Despite witnesses telling them driver Harmeet Singh Baddhan, a cricketer, seemed drunk and put lives at risk by speeding on the platform at Andheri, cops let him walk away
Harmeet Singh Baddhan claimed to have accidentally driven into Andheri station
The Railway Protection Force (RPF) has been bowled over by Harmeet Singh Baddhan. The former IPL player and Under-19 World Cup bowler got away with endangering the lives of commuters at Andheri railway station, when he drove his car onto the platform last morning. Instead of sending him for an alcohol blood test — as is the norm — the RPF relied on the most unreliable test of all: his body language post incident.
Slow left-arm orthodox spinner Harmeet Singh Baddhan
Around 7.15 am yesterday, Baddhan drove his Hyundai Verna onto platform 1 of Andheri station as amused and frightened commuters made way for it. He apparently slammed the brakes only when he spotted an escalator. He told the Andheri RPF that had been misguided by a passer-by and mistakenly entered the platform. He claimed that he had tried to reverse the car and head out on realising his folly, but was stopped by commuters.
After his 'misguided' misadventure, he was immediately taken into custody. The next step should have been sending him for a test to ascertain if he had been driving under the influence of alcohol. But the RPF did nothing of the sort.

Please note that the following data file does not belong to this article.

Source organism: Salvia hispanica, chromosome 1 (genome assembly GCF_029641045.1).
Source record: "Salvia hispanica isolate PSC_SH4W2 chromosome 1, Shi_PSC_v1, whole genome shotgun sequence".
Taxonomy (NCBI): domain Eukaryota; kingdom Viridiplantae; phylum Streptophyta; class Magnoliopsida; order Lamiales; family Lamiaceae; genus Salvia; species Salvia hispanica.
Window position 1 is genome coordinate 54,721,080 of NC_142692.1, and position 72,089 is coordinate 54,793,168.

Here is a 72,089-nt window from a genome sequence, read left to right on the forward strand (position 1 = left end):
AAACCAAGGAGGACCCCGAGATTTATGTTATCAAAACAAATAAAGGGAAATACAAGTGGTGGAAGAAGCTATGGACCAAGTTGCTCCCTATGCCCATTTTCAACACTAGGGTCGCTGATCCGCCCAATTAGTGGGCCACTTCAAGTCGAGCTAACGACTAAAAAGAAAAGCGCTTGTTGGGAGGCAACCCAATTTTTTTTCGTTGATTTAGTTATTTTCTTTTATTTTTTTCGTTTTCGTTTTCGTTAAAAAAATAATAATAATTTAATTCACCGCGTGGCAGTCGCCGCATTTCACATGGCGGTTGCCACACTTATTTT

Beer cans found in his car
RPF officials were convinced that since they couldn't smell any liquor on him, he was surely sober. What's more incredulous is their rationale behind not sending the former Rajasthan Royals player for a blood alcohol test: that his body language betrayed no 'drunkenness'.
KC Yadav, investigating officer, reasoned: "We can make out from a person's behaviour if he's drunk or not. We checked him and he didn't seem to be under the influence of alcohol at all. Also, his breath analysis did not show that he had not consumed any alcohol. That's why we didn't perform a medical test on him."
Baddhan with RPF personnel
Eyewitnesses at Andheri station, however, punctured this claim. Feroz, a porter, said when people at the platform rushed to check on the driver when the car finally pulled over, Baddhan appeared drunk. "He could barely walk straight."
Beer cans not proof
The police even found a few empty beer cans in the car, but Baddhan claimed that they had been around for a long time. Defending the police inaction on this finding, Yadav said, "Empty beer cans don't prove anything. We cannot say those had been consumed by the driver on the day of the incident."
Thanks to the RPF going easy on Baddhan — he was booked under sections 147 (trespass and refusal to desist from trespass), 145B (commits any nuisance or act of indecency or uses abusive or obscene language), 145C (wilfully interferes with any amenity provided by the railway administration), 154 (endangering the safety of persons travelling by railway) and 159 (disobedience of drivers or conductors of vehicles to directions of railway servant) of the Railway Act — he was granted bail for a mere R7,000 payment.